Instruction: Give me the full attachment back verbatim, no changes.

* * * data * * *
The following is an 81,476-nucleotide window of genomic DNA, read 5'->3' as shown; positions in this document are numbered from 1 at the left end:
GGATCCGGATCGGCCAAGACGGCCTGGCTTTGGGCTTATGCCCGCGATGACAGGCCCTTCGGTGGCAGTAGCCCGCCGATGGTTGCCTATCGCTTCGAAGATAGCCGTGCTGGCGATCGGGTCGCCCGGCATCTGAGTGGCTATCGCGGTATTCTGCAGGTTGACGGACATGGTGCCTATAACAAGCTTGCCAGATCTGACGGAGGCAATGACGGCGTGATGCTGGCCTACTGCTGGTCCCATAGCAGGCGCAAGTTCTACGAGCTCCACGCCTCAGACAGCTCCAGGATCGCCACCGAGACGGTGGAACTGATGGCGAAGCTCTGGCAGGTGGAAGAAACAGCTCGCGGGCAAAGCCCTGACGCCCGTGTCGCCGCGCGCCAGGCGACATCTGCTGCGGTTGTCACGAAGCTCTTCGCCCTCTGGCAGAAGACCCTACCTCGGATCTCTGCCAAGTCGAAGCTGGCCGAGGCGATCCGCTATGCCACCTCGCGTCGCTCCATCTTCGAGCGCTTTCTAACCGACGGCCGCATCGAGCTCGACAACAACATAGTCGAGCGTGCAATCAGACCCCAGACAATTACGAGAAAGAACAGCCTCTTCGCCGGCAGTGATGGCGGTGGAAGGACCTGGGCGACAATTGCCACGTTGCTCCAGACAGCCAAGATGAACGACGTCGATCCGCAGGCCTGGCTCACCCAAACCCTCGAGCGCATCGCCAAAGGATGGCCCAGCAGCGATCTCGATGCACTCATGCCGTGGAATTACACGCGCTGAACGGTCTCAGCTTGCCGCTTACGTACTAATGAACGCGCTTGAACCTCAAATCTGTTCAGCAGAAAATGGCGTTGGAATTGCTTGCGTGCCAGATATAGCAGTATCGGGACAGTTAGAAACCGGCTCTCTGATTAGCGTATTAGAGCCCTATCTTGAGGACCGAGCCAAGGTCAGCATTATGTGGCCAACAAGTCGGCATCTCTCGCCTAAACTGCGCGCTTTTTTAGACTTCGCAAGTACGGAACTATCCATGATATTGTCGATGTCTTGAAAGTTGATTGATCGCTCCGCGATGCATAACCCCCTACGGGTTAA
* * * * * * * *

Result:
The following is an 81,476-nucleotide window of genomic DNA, read 5'->3' as shown; positions in this document are numbered from 1 at the left end:
GGATCCGGATCGGCCAAGACGGCCTGGCTTTGGGCTTATGCCCGCGATGACAGGCCCTTCGGTGGCAGTAGCCCGCCGATGGTTGCCTATCGCTTCGAAGATAGCCGTGCTGGCGATCGGGTCGCCCGGCATCTGAGTGGCTATCGCGGTATTCTGCAGGTTGACGGACATGGTGCCTATAACAAGCTTGCCAGATCTGACGGAGGCAATGACGGCGTGATGCTGGCCTACTGCTGGTCCCATAGCAGGCGCAAGTTCTACGAGCTCCACGCCTCAGACAGCTCCAGGATCGCCACCGAGACGGTGGAACTGATGGCGAAGCTCTGGCAGGTGGAAGAAACAGCTCGCGGGCAAAGCCCTGACGCCCGTGTCGCCGCGCGCCAGGCGACATCTGCTGCGGTTGTCACGAAGCTCTTCGCCCTCTGGCAGAAGACCCTACCTCGGATCTCTGCCAAGTCGAAGCTGGCCGAGGCGATCCGCTATGCCACCTCGCGTCGCTCCATCTTCGAGCGCTTTCTAACCGACGGCCGCATCGAGCTCGACAACAACATAGTCGAGCGTGCAATCAGACCCCAGACAATTACGAGAAAGAACAGCCTCTTCGCCGGCAGTGATGGCGGTGGAAGGACCTGGGCGACAATTGCCACGTTGCTCCAGACAGCCAAGATGAACGACGTCGATCCGCAGGCCTGGCTCACCCAAACCCTCGAGCGCATCGCCAAAGGATGGCCCAGCAGCGATCTCGATGCACTCATGCCGTGGAATTACACGCGCTGAACGGTCTCAGCTTGCCGCTTACGTACTAATGAACGCGCTTGAACCTCAAATCTGTTCAGCAGAAAATGGCGTTGGAATTGCTTGCGTGCCAGATATAGCAGTATCGGGACAGTTAGAAACCGGCTCTCTGATTAGCGTATTAGAGCCCTATCTTGAGGACCGAGCCAAGGTCAGCATTATGTGGCCAACAAGTCGGCATCTCTCGCCTAAACTGCGCGCTTTTTTAGACTTCGCAAGTACGGAACTATCCATGATATTGTCGATGTCTTGAAAGTTGATTGATCGCTCCGCGATGCATAACCCCCTACGGGTTAA